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In OSX 10.6 I'm running logcheck.sh via. launchd using this plist

<?xml version="1.0" encoding="UTF-8"?>
<!DOCTYPE plist PUBLIC "-//Apple Computer//DTD PLIST 1.0//EN"
"http://www.apple.com/DTDs/PropertyList-1.0.dtd">
<plist version="1.0">
<dict>
<key>Label</key><string>org.logcheck</string>
<key>Program</key><string>/opt/local/bin/logcheck.sh</string>
<key>StartInterval</key><integer>600</integer>
</dict>
</plist>

logcheck runs at the specified interval but it won't send me mail using the command below:

cat $TMPDIR/checkreport.$$ | $MAIL -s "$HOSTNAME $DATE system check" $SYSADMIN

where

$TMPDIR=/opt/local/var/tmp
$MAIL=/usr/bin/mail
$SYSADMIN=myuser

however, if I hack it, and change the command to:

cat $TMPDIR/checkreport.$$ > /Users/myuser/report
cat /Users/myuser/report | $MAIL -s "$HOSTNAME $DATE system check" $SYSADMIN

then I receive the mail.

Checking permission on tmp with $ls -l /opt/local/var I get

drwx------  20 root  admin  680 Jul 12 13:29 tmp/

If I run sudo /opt/local/bin/logcheck.sh the first command works.

If I use /opt/local/bin/logcheck.sh in root's crontab the first command works.

If I throw in the script echo "$(whoami)" > /Users/myuser/launchduser I see that it is indeed being run by root.

Why am I not getting mail with the first command in launchd? Is it a permissions issue with the pipe to mail?

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1  
What do your logs say? –  Dennis Williamson Jul 12 '10 at 20:11
    
Sorry, forgot to mention them. Actually, nothing unusual (i.e. concerning launchd, logcheck, etc.) even when I enable <Debug> in the launchd plist. Literally, only my sudo usage and my vpn were logged to syslog when this was occuring. –  bias Jul 12 '10 at 23:00
1  
What do you get when you run set in the script? Make sure all of your environment variables are getting defined properly in the context that launchd is running your app in. –  peelman Jul 21 '10 at 21:52
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3 Answers

up vote 1 down vote accepted

I've recently been working on this myself, and have found entries in the system log (/var/log/system.log) that show errors related to this issue, such as:

Nov 1 08:52:14 my-computer com.apple.launchd[1] (org.postfix.master[22591]): Stray process with PGID equal to this dead job: PID 22592 PPID 1 pickup Nov 1 08:52:14 my-computer com.apple.launchd[1] (org.postfix.master[22591]): Stray process with PGID equal to this dead job: PID 22594 PPID 1 cleanup

I found that my logcheck script and the expected email worked perfectly when executed from the command line, and that the logcheck script was performing its functions well when launched using launchd via a LaunchDaemon script.

However, the mail never arrived when using launchd. The errors above, and many others, involving postfix and sendmail, indicate that the child sendmail processes were being terminated by launchd (as part of its garbage collection routines?) before they had time to complete.

I added the following key to my plist: AbandonProcessGroup

and the mail started flowing when using launchd. Unfortunately, I still get the stray process/dead job messages in my system.log, which I'm currently working on eliminating. I've added a "sleep 120" line to my logcheck.sh script, which reduced, but has not eliminated, these messages. I could lengthen the time of the sleep command in logcheck.sh, so that the script persists longer, but I don't like this particular 'hack' and want to find a more elegant solution. I believe launchd does not begin its garbage collection until after the logcheck.sh process completes....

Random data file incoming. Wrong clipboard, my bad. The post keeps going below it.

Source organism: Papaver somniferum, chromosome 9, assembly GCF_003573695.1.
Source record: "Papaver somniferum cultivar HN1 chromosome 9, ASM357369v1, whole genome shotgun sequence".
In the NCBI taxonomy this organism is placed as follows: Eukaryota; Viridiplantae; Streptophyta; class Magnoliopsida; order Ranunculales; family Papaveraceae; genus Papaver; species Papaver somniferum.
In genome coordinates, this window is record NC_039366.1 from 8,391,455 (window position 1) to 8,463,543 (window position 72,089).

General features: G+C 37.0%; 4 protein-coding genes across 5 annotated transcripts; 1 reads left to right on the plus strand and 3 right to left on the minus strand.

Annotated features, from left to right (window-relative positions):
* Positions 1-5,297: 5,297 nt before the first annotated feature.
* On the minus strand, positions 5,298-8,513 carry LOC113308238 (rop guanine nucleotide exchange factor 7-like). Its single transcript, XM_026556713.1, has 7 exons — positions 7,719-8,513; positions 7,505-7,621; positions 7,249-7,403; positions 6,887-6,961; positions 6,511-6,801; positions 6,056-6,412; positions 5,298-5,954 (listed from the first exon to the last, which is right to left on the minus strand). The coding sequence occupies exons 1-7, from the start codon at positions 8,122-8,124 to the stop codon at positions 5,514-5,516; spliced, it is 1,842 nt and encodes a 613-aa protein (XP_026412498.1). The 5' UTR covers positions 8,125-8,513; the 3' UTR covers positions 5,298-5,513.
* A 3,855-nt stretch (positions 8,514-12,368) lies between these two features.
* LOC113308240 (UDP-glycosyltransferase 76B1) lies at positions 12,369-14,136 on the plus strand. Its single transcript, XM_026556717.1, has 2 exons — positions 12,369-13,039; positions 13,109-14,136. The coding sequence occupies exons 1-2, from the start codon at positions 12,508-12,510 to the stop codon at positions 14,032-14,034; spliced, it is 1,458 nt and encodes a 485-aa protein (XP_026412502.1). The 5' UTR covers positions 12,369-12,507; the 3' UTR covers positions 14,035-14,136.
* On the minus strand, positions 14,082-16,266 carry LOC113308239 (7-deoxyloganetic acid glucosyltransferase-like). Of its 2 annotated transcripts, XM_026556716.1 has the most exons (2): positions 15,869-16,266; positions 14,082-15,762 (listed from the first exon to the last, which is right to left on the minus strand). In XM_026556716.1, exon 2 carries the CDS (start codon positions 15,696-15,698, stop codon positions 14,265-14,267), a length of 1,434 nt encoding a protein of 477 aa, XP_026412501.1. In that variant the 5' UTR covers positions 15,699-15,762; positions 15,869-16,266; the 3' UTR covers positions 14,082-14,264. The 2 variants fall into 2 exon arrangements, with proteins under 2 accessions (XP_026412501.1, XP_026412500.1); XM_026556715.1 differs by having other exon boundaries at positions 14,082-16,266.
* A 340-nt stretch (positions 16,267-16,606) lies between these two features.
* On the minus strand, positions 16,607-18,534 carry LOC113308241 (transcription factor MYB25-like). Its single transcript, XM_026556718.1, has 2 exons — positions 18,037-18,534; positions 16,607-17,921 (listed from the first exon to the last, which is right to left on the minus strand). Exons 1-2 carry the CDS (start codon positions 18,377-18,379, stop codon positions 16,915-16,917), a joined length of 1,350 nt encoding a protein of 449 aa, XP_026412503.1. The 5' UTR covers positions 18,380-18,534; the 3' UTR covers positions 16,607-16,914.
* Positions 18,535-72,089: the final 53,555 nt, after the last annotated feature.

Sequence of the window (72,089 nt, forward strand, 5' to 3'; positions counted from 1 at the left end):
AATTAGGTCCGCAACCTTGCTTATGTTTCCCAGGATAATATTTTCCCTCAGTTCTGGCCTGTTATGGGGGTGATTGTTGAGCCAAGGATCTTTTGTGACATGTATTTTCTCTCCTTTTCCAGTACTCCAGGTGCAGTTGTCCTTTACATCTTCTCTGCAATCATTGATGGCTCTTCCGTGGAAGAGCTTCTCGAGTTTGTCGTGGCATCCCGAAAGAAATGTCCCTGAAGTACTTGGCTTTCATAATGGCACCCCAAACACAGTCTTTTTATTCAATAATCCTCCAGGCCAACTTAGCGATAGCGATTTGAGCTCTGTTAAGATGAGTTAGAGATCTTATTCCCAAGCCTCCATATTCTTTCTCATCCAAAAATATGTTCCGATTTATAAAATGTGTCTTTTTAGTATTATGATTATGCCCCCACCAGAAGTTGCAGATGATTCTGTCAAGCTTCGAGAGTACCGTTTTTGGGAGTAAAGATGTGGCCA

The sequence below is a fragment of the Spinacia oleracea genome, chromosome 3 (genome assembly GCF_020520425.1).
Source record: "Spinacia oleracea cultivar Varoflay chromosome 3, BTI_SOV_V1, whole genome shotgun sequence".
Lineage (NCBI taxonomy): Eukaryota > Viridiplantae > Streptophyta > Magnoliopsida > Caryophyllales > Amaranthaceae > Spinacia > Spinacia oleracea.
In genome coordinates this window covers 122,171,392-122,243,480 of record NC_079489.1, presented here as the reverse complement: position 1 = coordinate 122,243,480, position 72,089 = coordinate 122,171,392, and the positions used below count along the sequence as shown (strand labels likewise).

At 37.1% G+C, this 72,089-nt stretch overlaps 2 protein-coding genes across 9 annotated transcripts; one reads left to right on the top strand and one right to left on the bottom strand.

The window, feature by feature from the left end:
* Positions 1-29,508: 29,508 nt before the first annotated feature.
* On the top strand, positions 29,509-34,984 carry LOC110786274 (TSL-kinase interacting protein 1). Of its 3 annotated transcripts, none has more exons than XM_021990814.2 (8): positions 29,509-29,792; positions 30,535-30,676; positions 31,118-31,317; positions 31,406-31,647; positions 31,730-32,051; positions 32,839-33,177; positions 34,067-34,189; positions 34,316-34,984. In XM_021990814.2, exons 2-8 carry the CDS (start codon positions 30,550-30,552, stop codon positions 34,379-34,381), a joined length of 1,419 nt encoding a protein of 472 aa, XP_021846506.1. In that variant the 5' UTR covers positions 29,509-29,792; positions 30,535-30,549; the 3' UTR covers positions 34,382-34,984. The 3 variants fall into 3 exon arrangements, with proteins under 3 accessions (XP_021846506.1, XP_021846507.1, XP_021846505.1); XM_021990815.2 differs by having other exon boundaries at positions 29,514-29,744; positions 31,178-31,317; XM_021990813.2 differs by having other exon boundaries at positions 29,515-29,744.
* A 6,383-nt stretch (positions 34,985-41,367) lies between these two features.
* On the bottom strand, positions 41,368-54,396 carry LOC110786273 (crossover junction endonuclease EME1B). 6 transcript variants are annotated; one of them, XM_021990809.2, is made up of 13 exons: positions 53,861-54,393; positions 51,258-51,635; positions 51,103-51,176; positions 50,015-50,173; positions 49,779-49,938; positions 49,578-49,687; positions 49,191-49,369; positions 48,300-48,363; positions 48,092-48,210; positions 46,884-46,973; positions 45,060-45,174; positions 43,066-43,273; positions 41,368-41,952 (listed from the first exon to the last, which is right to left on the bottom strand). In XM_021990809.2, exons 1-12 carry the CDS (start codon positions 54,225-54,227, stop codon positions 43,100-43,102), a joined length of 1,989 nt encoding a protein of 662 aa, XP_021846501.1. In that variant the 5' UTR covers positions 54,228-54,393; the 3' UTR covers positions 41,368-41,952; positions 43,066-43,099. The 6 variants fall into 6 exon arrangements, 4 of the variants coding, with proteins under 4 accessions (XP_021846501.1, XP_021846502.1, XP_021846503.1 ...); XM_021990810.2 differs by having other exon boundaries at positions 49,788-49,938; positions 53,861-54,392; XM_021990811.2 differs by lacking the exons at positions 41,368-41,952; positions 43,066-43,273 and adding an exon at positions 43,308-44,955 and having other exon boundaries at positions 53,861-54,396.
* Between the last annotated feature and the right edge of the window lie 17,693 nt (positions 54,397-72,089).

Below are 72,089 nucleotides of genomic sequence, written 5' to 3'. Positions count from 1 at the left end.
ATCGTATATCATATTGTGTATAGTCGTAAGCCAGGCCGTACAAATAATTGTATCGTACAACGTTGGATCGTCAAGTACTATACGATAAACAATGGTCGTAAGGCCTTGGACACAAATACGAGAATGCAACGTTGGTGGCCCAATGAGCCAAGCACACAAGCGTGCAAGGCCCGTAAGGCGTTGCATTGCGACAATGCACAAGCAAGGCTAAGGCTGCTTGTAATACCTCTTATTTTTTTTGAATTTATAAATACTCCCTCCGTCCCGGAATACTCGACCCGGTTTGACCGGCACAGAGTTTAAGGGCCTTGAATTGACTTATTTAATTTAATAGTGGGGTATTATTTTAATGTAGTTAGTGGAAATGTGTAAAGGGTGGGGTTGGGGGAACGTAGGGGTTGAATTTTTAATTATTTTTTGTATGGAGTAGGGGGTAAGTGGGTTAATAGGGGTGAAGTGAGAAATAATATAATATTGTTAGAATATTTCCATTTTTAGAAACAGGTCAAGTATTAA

I'm going to try explicitly lengthening the TimeOut key in the controlling plist, and see if that works better.

good luck, hlm

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You've inspired me to look at this problem again. –  bias Jan 18 '11 at 16:49
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Out of curiosity, when your script successfully sends the reports, are the bodies empty?

I just ask because your workaround will always generate an email if /Users/myuser/report is writable, even if you can't read $TMPDIR/checkreport.$$. The body will be empty, but you'll get the email with the appropriate subject line.

What happens when you run something like this?

if [ -r $TMPDIR/checkreport.$$ ]; then
    <$TMPDIR/checkreport.$$ $MAIL -s "$HOSTNAME $DATE system check" $SYSADMIN
else
    echo "Unable to read file: $TMPDIR/checkreport.$$" | $MAIL -s "ERROR: $HOSTNAME $DATE system check" $SYSADMIN
fi

This will only attempt to send the report email if $TMPDIR/checkreport.$$ exists and is readable, otherwise you should get an email telling you the explicit filename that it could not read, and you can investigate from there.

As a side note, I just removed the cat command because it spins up an unnecessary process. End result will be the same, but it's a little cleaner to just redirect the file contents straight to your mail command, rather than piping cat's output to it.

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Your ls output clearly shows that your user can not enter neither read the $TMPDIR, so he can't read the file even if it would be readable to him.

As already pointed out, your second hack simply creates an empty file even if it can't enter the temp dir ... so the mail arrives, but empty.

You should:

  • add your user to the admin group
  • make the $TMPDIR g+rXs

in order to have the file available to the user.

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The second hack creates a file with the username root in it. And, root does indeed have permissions on /opt/local/var –  bias Nov 26 '12 at 19:19
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